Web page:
21st Century Science & Technology
Terraforming Mars
Pat Rawlings/
Terraforming Mars will require a series of interventions on the planet, in order to make the atmosphere thick and warm enough for microbial life. During that time, exploring Mars will require space suits, as seen here. Eventually, however, people will able to walk around the surface unencumbered, at home on their new Earth.
Terraforming Mars To Create A New Earth

by Marsha Freeman

(Partial text from Winter 2000-2001 issue)

Space scientists are now working on bold new plans to take the first steps to make all worlds habitable for future generations.

What greater representation can there be of mankind’s creative genius, than for him to move off his home planet, and extend life throughout the Solar System, by creating new abodes for life, new Earths? In the 1938 article translation in this issue, the great Russian biogeochemist, Vladimir Vernadsky, wrote that the geological region of life on Earth—the biosphere—has been “extended through man’s machines into the stratosphere.” A decade before Vernadsky’s article, Hermann Oberth, the father of spaceflight, wrote that the goal of using machines for future manned space exploration was not merely to venture off the surface of the Earth, but “to make all worlds habitable.”

Now, for the first time, man has at his fingertips, the tools that can be used to move human civilization into space. Now, too, we can plan the steps that will be required to create new Earths.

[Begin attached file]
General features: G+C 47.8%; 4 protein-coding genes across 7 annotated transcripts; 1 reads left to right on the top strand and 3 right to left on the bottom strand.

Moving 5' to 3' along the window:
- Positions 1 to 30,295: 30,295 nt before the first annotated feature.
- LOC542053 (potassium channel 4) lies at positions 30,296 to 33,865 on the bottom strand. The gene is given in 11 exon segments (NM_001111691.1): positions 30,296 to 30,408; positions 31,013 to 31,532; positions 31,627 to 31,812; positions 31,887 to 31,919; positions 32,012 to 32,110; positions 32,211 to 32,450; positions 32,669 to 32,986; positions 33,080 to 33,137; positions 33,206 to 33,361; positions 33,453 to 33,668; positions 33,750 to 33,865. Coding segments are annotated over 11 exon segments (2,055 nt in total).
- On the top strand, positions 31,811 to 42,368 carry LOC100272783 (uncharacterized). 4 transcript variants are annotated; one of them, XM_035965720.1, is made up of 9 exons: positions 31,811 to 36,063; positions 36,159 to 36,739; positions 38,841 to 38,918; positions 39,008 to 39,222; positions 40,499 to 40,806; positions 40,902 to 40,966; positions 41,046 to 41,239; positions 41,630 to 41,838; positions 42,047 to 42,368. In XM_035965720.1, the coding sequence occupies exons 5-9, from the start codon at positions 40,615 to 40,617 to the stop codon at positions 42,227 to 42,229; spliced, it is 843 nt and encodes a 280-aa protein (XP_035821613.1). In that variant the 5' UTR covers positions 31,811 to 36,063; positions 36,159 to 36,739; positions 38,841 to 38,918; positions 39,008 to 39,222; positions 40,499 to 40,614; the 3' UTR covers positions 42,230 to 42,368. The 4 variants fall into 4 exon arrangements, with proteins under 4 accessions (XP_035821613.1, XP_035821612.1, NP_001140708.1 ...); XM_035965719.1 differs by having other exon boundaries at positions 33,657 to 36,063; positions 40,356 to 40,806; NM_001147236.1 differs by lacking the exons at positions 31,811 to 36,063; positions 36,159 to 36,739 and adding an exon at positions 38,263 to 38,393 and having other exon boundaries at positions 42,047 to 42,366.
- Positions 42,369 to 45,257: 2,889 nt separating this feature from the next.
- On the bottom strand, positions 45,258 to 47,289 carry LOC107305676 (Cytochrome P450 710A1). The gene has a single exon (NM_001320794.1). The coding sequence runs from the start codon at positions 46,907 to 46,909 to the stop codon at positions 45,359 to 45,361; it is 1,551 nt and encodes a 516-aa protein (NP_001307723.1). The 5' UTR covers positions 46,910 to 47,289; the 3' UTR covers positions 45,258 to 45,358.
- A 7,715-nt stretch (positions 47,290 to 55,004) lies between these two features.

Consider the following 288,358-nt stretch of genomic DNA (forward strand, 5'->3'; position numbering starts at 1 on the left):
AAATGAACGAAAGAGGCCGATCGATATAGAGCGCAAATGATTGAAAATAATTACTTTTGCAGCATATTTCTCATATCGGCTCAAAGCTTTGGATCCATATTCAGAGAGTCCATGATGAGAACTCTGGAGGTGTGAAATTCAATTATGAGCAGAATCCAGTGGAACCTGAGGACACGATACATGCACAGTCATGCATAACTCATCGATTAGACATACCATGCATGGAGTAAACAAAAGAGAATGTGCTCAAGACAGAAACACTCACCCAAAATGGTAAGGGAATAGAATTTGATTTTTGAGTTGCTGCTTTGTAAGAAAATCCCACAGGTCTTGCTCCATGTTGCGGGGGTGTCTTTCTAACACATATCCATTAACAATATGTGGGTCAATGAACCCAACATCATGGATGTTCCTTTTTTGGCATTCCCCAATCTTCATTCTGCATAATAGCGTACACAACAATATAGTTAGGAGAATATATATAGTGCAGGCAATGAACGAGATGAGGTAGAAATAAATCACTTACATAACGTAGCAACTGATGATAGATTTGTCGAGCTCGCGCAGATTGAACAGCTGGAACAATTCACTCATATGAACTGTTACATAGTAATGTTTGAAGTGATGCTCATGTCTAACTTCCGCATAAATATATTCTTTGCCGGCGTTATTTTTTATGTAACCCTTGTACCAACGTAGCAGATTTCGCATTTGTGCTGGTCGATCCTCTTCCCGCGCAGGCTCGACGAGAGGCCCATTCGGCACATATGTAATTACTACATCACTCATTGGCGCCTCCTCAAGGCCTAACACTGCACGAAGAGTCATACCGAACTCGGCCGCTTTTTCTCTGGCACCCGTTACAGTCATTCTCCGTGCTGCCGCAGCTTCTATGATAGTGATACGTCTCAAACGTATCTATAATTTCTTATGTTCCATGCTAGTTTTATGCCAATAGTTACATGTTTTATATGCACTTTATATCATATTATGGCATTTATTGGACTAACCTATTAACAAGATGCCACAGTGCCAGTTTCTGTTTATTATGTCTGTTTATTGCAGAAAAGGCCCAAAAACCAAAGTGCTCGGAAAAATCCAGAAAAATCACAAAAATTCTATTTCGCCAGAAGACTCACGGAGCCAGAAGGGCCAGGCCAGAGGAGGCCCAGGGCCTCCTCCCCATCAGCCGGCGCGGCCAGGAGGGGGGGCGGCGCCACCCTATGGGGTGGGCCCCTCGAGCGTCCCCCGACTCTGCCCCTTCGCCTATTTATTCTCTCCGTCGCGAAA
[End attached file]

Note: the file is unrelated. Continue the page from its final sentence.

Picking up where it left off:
Although Earth’s Moon is the nearest and most convenient object for exploration and settlement, that small celestial body is unable to support the atmosphere upon which life would depend. Life on the Moon will require an enclosed and protected habitat.

Mars, although more difficult to reach, has all of the ingredients necessary for life. Now a likely lifeless planet, Mars once had an atmosphere thick and warm enough to allow for the flow of liquid water on its surface—the prerequisite for life. And once there is again an atmosphere that will allow the existence of liquid water, there will be life on Mars. Terraforming Mars, therefore, is first a “restoration” project, to return the now cold, dry planet to a more potentially life-like period in its geological past.

The First Step: Ecopoiesis
Because the atmosphere of Mars today is composed primarily of carbon dioxide, it will not support aerobic life—animals or man. The first step in terraforming Mars will be to warm up and thicken the existing atmosphere in order to make Mars habitable for the anaerobic micro-organisms that can prosper in a carbon dioxide environment.

This process has been termed ecopoiesis by biologist Robert Haynes—from the Greek, meaning fabricating or producing an abode or dwelling place. The process of ecopoiesis on Mars will require the transformation of what Vernadsky terms the “bio-inert bodies” of the planet—the soil, atmosphere, and water—which play a large role in the organization of the future biosphere, and, in turn, are “changed by the living matter within them.”. . .

Marsha Freeman is an Associate Editor of 21st Century magazine. Her most recent book, Challenges of Human Space Exploration, was published by Springer-Praxis.

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